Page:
On the middle course of Mureș, at the entry of Apuseni Mountains fortress and at the north end of the transylvanian plateau, there is evidence of the existence of some tribes of farmers and shepherds dating from the Neolitic era. Proofs that this land was inhabited were also found further on the chronological axis, in the Bronze and Iron ages.
Later on, the ancient dacians inhabited this area, building an important fortress of Dacia - Apoulon Citadel. As a consequence of the Roman conquest from 106 AD Christ a permanent Roman camp was build with the purpose of guarding the entrance in this territory which was rich in gold and to secure the transportation of gold towards Rome. The basis of the Roman administration from Dacia were set in Apulum due to two cities built around the Roman camp: Colonia Aurelia Apulensis and Colonia Nova Apulensis.
The development of these urban centers was put to an end somewhere in the obscurity of a history marked by migrations, wars and massacres. The sources attest the existence of a medieval fortress in 1199, named Alba Iulia, after the White(Alba) Citadel of Gyula (Iulia).
Subsequently the Citadel is referred to as the capital city of the Voivodship and further on of the Principality of Transylvania and also residence of the Catholic Diocese of Transylvania.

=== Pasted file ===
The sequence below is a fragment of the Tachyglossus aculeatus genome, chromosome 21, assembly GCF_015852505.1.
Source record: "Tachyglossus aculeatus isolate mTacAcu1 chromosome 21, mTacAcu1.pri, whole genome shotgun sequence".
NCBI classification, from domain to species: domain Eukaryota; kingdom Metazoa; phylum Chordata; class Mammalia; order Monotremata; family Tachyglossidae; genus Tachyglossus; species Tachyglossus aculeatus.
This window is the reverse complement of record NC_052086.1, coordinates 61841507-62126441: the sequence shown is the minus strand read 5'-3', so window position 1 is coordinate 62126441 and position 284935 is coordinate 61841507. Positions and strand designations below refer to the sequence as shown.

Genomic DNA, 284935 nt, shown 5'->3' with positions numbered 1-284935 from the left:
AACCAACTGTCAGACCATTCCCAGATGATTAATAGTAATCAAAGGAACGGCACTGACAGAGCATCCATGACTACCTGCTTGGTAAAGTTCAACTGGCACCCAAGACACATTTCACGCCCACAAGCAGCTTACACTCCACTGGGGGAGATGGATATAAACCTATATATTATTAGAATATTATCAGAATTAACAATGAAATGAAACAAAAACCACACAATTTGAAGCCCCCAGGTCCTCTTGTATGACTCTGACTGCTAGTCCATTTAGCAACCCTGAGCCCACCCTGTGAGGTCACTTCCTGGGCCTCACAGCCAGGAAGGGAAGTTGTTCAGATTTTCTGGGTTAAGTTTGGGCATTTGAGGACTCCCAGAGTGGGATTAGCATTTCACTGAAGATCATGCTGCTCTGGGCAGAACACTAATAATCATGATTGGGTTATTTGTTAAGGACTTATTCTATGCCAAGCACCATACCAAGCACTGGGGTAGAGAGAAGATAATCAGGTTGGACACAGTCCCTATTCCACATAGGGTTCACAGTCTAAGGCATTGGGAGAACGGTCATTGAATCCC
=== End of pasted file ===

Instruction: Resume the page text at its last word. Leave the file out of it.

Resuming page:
Alba Iulia Citadel is the cradle of the idea of unity for Romanians since the triumphant entrance in the city of voivod Michael the Brave, who declared the city the capital of all Romanians on 1 November 1599.
The Austrian rule instituted after 1700 converted the medieval city into a military bastion inspired by the model of the French engineer Vauban Sébastien Le Prestre. Constructions were carried out between 1714-1738, with a defensive system conceived of three rows of walls fortified by seven towers and enclosed by three lines of ditches.
The Citadel witnessed the tragic end of the three leaders of the revolt of 1785 - Horea, Cloșca and Crișan.
In the line of great historical events which took place in Alba Iulia there is also the Grand National Assembly of December 1st 1918, which is the expression of the Romanians’ desire to unify.
King Ferdinand and Queen Marie glorified the importance of Alba Iulia for the history of the Romanian people through an official ceremony of coronnation as king and queen of all the Romanians from the united historical provinces, held on October 15th 1922.
Every year, on December 1st, in Alba Iulia the first unification of the Romanian people is celebrated through events which confirm its role of a Hallmark-Citadel of the Great Union of Romanians.